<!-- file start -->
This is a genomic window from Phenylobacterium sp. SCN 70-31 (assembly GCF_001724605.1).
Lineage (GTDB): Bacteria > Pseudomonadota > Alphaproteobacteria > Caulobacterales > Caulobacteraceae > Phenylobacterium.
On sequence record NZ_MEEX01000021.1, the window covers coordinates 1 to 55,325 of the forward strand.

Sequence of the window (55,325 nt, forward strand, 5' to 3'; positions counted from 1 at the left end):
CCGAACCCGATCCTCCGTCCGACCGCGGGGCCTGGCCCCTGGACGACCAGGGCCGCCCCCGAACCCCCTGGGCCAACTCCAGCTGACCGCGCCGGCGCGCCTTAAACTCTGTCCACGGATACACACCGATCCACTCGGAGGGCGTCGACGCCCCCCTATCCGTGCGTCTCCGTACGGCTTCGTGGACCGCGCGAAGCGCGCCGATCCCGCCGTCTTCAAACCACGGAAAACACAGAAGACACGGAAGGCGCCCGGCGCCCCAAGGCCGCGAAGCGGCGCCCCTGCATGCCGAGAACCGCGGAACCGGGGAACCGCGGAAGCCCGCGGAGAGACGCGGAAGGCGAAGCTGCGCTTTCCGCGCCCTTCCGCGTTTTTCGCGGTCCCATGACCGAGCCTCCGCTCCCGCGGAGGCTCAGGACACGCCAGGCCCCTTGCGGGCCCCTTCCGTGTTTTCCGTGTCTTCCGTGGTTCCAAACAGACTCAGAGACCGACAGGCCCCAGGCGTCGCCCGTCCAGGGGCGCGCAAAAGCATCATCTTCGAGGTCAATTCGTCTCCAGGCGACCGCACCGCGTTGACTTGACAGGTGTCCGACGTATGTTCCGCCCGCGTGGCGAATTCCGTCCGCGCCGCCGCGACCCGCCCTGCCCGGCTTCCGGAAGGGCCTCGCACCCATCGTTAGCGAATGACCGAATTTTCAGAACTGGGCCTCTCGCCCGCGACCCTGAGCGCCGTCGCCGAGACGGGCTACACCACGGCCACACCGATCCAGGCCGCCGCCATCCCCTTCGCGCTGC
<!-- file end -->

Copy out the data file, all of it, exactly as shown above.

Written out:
This is a genomic window from Phenylobacterium sp. SCN 70-31 (assembly GCF_001724605.1).
Lineage (GTDB): Bacteria > Pseudomonadota > Alphaproteobacteria > Caulobacterales > Caulobacteraceae > Phenylobacterium.
On sequence record NZ_MEEX01000021.1, the window covers coordinates 1 to 55,325 of the forward strand.

Sequence of the window (55,325 nt, forward strand, 5' to 3'; positions counted from 1 at the left end):
CCGAACCCGATCCTCCGTCCGACCGCGGGGCCTGGCCCCTGGACGACCAGGGCCGCCCCCGAACCCCCTGGGCCAACTCCAGCTGACCGCGCCGGCGCGCCTTAAACTCTGTCCACGGATACACACCGATCCACTCGGAGGGCGTCGACGCCCCCCTATCCGTGCGTCTCCGTACGGCTTCGTGGACCGCGCGAAGCGCGCCGATCCCGCCGTCTTCAAACCACGGAAAACACAGAAGACACGGAAGGCGCCCGGCGCCCCAAGGCCGCGAAGCGGCGCCCCTGCATGCCGAGAACCGCGGAACCGGGGAACCGCGGAAGCCCGCGGAGAGACGCGGAAGGCGAAGCTGCGCTTTCCGCGCCCTTCCGCGTTTTTCGCGGTCCCATGACCGAGCCTCCGCTCCCGCGGAGGCTCAGGACACGCCAGGCCCCTTGCGGGCCCCTTCCGTGTTTTCCGTGTCTTCCGTGGTTCCAAACAGACTCAGAGACCGACAGGCCCCAGGCGTCGCCCGTCCAGGGGCGCGCAAAAGCATCATCTTCGAGGTCAATTCGTCTCCAGGCGACCGCACCGCGTTGACTTGACAGGTGTCCGACGTATGTTCCGCCCGCGTGGCGAATTCCGTCCGCGCCGCCGCGACCCGCCCTGCCCGGCTTCCGGAAGGGCCTCGCACCCATCGTTAGCGAATGACCGAATTTTCAGAACTGGGCCTCTCGCCCGCGACCCTGAGCGCCGTCGCCGAGACGGGCTACACCACGGCCACACCGATCCAGGCCGCCGCCATCCCCTTCGCGCTGC